Smithsonian Folkways, 2017
(independent release 2015)
Otherworldly Central Asian Ensemble Alash
Bring Their Throat-Singing Alchemy to Midtown
26 September 2017
In the perennially popular demimonde of Tuvan throat-singing ensembles, Alash are akin to what Huun-Huur-Tu were doing in the early days before they were discovered by the ambient and techno crowds. At this point, Alash’s music is both more rustic and upbeat than their grey-sky brethren’s recent work. The trio of multi-instrumentalist/singers Bady-Dorzhu Ondar, Ayan-Ool Sam and Ayan Shirizhik also distinguish themselves with a puckish sense of humor that really comes across in their live show. Their latest album Achai is streaming at Spotify; the World Music Institute is bringing them to Merkin Concert Hall on Oct 1 at 7:30 PM for $25.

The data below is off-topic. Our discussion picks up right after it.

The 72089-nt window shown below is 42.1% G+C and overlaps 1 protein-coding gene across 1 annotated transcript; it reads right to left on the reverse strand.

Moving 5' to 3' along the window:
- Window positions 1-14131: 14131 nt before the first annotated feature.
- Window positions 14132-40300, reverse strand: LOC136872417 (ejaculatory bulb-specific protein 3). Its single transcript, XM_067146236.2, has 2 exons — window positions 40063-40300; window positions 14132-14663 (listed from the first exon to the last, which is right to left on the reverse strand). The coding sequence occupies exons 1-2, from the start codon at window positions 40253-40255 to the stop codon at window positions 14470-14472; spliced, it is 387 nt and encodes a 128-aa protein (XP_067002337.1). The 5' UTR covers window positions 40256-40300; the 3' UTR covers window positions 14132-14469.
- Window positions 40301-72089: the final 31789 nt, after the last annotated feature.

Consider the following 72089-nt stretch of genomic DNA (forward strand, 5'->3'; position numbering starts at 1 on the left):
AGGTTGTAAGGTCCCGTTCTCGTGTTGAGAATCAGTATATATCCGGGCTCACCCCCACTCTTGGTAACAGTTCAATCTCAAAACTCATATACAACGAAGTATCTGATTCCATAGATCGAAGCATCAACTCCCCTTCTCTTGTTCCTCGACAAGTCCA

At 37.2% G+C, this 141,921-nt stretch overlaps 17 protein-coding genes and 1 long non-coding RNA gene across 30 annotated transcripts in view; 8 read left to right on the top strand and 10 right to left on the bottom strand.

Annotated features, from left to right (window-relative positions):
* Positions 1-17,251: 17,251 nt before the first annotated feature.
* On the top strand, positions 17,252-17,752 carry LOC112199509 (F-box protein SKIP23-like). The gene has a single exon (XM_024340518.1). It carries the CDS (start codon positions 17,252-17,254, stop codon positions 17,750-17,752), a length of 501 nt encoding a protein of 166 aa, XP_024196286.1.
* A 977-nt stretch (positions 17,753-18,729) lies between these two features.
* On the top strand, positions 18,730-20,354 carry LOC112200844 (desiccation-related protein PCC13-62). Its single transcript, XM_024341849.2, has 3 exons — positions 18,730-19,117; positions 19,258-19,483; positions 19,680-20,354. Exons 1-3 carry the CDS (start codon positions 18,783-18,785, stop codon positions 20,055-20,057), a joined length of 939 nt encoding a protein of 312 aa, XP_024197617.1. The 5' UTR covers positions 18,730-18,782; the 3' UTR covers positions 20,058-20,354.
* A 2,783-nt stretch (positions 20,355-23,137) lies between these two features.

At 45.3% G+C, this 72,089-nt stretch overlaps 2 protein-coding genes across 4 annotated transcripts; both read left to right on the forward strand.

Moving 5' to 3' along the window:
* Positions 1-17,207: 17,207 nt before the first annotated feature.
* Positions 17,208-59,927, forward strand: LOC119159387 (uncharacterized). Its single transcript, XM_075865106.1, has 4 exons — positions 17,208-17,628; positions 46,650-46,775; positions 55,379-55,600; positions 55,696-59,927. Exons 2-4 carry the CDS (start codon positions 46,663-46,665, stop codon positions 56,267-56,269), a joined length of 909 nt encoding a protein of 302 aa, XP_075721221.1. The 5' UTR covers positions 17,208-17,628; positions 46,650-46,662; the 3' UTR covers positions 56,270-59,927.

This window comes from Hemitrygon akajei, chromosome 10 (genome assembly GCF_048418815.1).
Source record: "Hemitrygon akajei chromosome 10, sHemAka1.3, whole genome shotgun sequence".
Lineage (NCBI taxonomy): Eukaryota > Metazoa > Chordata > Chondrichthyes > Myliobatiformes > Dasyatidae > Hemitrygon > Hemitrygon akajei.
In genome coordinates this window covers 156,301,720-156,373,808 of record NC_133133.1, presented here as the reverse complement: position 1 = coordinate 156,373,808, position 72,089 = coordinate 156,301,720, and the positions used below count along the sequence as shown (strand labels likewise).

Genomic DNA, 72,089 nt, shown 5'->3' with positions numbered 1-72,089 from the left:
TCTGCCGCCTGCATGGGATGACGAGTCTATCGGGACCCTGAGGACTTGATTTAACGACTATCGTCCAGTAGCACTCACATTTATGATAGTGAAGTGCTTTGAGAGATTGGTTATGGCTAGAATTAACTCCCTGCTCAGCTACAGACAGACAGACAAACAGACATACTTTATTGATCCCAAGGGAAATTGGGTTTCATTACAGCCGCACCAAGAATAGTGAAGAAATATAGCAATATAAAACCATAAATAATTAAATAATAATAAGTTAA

For newcomers to the genre, or those who haven’t tried throat-singing themselves (it’s not that difficult), music from the central Asian steppes is like nothing you’ve ever heard before. Flute melodies sail over clanky, trebly acoustic doshpuluur and chanzy lutes, and frequently, clicking percussion instruments made from animal bones while the singers create strange, high harmonics oscillating from the back of their throats. Some of the melodies utilize the Asian pentatonic scale, but more often than not they don’t. Alash like methodically crescendoing one-chord jams, but also tend to keep their songs on the short side. This album makes a good introduction.
The first track, For My Son, sets a super-low bass vocal melody beneath what’s essentially a brisk boogie blues guitar tune – it’s amazing how low these guys can sing. The flute-and-guitar tune Let’s Fatten the Livestock starts out with a whisper and builds to a mighty, bullish anthem, then rises and falls with a spring breeze of a flute solo.